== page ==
Web Site Not Performing? Maybe it's Page Bloat
Whether it's converting e-commerce customers or getting readers to click on an article and see some ads, Web sites are generally put up to make some money.
If you're not making enough money, the causes could be any number of things, like uncompelling content, network latency or a slow database, but it could also just be that your pages are too big. And nobody waits for pages to load anymore. It's now or never with today's surfers. By the time a fat page would've loaded, they've probably clicked on to a couple more sites after dumping yours.
Which is a problem, because Web site pages have been growing in average size since they were invented, and just last month crossed the 2 MB threshold for average size, according to Tammy Everts, resident researcher at SOASTA Inc., a performance analytics company.
"As of May, the average Web page surpassed the 2 MB mark," she said in a blog post today. "This is almost twice the size of the average page just three years ago."
Probably few people are as familiar with the problem as Everts, who has been tracking Web pages sizes since 2011 and has written numerous blogs and articles and has given many presentations on the issue. She gets much of her data from the HTTP Archive, which can provide just about any kind of Web site stat you can think of.
While page bloat my just be an inconvenience for some, slow-loading pages can be death for others trying to get customers to make that one crucial, extra click. And even with everyone going to mobile these days, the problem could still be evident in that arena, as a mobile Web page -- even with responsive design -- might bloat proportionally to its desktop cousin.
In fact, Trilibis last year reported on its Web performance survey that "69 percent of responsive design Web sites fail to deliver acceptable load times on mobile devices."
"In an analysis of 155 responsive Web sites, Trilibis found that only 21 percent of these modern Web sites were loading in less than four seconds on a smartphone, and that 32 percent of the sites required between 8 and 48 seconds to load," the company reported.
Everts found similar statistics. "In a survey (which I referenced in this talk I did at the Conversion Conference last month) of 60 popular responsively designed pages, only 20 percent of the pages loaded within an acceptable amount of time," Everts said. "The one thing all the faster pages had in common: they were under 1 MB in size."
Everts didn't say exactly what "an acceptable amount of time" is in today's blog post, but Google has said one second would be nice. "Users tell us they use smartphones to search online because it's quick and convenient, but today's average mobile page typically takes more than 7 seconds to load. Wouldn't it be great if mobile pages loaded in under one second?" the search giant said in a 2013 blog post hawking its PageSpeed Insights tool for webmasters."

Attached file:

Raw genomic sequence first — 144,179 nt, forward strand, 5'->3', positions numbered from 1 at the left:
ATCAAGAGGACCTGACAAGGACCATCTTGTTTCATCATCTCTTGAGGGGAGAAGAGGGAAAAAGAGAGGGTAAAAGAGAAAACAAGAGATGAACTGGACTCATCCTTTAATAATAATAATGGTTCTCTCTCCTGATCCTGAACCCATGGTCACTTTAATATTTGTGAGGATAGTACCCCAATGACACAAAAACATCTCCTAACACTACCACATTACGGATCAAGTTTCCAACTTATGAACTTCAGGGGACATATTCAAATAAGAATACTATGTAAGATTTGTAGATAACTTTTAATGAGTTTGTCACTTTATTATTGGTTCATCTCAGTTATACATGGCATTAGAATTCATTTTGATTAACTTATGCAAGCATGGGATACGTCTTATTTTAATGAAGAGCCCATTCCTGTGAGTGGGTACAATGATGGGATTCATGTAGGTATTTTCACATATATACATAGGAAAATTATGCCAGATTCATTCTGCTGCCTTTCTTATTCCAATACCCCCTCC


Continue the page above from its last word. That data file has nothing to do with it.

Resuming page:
While that may be unrealistic, every extra second a page does take to load could cost site owners.
"We know that making pages just one second faster can correlate to conversion increases of 9 percent or more," Everts said, referring to an earlier post where she related that company research concluded the "sweet spot" for load times was between 1.9 seconds and 4.2 seconds.
But those times might be hard to get with today's heavy emphasis on images and video, two of the main culprits contributing to page bloat.
That bloat saw Evert's target page size of 1 MB be exceeded by industry average load times in 2012. With her research showing that page sizes increase by about 8 percent every six months, she conservatively estimates the 3 MB barrier might be breached in 2017.
That would cap off a pretty steep upwardly trending graph curve. "Back in 1995, the average page was 14.1 KB," Everts said, referring to information on the WebSiteOptimization.com site. "In other words, the average page today is almost 150 times larger than the average page 20 years ago."
Which puts site owners in a bit of a conundrum. Today's users demand images and video. Site owners pretty much have to include them. And there's evidence that bigger images mean bigger payoffs. Everts referred to a Dell A/B test in which a super-sized image resulted in a 27 percent lower bounce rate and 36 percent increase in lead generation, just one of three case studies published by Econsultancy.com showing the attractiveness of larger images.
That problem, at least, can be addressed by image optimization efforts. Everts pointed to her own image optimization checklist for tips.
Image optimization was also the No. 1 tip offered by Web content provider SitePoint to decrease page bloat in an article providing tips to optimize responsive design Web sites for performance. The company also discussed the proper use of media queries, minimizing HTTP requests, conditional loading and testing ... and more testing.
"Ask family, friends, workmates, whoever, but test it thoroughly on as many devices as possible," SitePoint said. "One of the things you should bear in mind is usability, so ensure that it doesn't just look good, but it passes the thumb test, is easy to navigate and preferably, has a strong call to action at the top of the page."
As mentioned, page size isn't the only issue faced by performance-obsessed webmasters, but Everts said "putting your site on a diet" is a good first step to boosting performance.
"Page size isn't the only factor that can slow down your pages," she said. "There are numerous other potential problem areas: latency, page complexity, server load, slow database queries and so on. But page size should be on every site owner's radar."
Oh, by the way, this very page you're reading weighs in at only about 354 KB, according to to a WebSiteOptimization.com tool. Sweet. And look, you're still reading!
Posted by David Ramel on June 11, 2015 at 3:11 PM